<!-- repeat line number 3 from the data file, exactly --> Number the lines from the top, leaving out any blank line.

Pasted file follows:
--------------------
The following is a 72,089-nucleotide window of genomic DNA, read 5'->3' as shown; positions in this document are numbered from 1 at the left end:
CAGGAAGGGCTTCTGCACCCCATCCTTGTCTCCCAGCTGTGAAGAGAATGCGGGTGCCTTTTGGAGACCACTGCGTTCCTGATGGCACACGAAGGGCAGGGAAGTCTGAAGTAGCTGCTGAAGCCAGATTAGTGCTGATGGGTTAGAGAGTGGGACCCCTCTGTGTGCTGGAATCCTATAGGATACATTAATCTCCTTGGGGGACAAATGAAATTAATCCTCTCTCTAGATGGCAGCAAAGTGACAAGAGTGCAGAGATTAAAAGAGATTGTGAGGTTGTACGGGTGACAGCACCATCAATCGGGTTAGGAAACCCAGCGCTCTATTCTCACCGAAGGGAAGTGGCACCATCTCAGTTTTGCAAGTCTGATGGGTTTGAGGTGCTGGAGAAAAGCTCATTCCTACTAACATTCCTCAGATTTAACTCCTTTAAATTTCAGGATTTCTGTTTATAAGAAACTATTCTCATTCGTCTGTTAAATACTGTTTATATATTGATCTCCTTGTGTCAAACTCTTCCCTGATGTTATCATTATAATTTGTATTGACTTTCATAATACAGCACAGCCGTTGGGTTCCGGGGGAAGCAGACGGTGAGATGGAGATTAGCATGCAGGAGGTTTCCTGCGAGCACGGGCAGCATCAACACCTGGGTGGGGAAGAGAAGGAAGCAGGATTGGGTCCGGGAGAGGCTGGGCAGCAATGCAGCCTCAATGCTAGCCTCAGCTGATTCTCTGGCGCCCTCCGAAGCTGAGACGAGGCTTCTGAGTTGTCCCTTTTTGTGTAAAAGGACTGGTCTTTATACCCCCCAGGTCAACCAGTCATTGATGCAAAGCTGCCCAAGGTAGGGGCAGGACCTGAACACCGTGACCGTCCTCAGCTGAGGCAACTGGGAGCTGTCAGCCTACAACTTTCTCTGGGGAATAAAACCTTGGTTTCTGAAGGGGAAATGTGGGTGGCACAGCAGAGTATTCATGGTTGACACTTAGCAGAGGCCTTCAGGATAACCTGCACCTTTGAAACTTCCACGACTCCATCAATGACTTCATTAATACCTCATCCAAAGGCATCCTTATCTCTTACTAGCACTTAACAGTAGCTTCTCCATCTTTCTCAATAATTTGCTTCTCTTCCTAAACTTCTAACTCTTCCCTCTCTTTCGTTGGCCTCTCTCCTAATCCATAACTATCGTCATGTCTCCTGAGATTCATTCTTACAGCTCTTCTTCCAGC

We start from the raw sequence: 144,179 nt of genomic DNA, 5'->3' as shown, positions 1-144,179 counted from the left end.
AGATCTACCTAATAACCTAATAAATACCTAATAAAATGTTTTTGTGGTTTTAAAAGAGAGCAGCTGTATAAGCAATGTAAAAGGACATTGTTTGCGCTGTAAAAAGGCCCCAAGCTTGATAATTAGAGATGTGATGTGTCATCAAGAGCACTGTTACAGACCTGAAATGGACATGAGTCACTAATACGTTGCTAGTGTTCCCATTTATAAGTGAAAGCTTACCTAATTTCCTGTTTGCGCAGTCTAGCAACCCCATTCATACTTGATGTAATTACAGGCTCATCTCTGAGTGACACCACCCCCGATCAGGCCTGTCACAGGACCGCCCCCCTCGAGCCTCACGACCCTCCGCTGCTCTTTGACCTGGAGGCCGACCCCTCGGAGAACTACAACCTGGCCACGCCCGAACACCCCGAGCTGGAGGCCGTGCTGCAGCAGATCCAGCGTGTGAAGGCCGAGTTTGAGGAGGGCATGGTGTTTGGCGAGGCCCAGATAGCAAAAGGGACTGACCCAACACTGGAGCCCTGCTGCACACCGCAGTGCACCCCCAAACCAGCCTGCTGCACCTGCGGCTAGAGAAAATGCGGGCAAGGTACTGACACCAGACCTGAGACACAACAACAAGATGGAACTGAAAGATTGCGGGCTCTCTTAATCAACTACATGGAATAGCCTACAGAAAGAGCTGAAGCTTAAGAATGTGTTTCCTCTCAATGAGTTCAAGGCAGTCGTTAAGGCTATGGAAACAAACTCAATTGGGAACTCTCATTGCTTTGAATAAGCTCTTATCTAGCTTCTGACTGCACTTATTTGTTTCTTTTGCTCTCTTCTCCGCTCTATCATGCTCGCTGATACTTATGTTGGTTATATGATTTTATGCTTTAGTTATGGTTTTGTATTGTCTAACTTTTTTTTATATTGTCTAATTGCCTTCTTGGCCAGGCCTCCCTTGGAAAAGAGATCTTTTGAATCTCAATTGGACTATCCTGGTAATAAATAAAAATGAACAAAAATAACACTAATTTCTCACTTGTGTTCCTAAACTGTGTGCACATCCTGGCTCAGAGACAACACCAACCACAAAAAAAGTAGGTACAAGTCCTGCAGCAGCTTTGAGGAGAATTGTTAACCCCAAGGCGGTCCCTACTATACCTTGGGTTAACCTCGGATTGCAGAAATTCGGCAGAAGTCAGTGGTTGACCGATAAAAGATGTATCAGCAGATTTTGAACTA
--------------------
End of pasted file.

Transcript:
We start from the raw sequence: 144,179 nt of genomic DNA, 5'->3' as shown, positions 1-144,179 counted from the left end.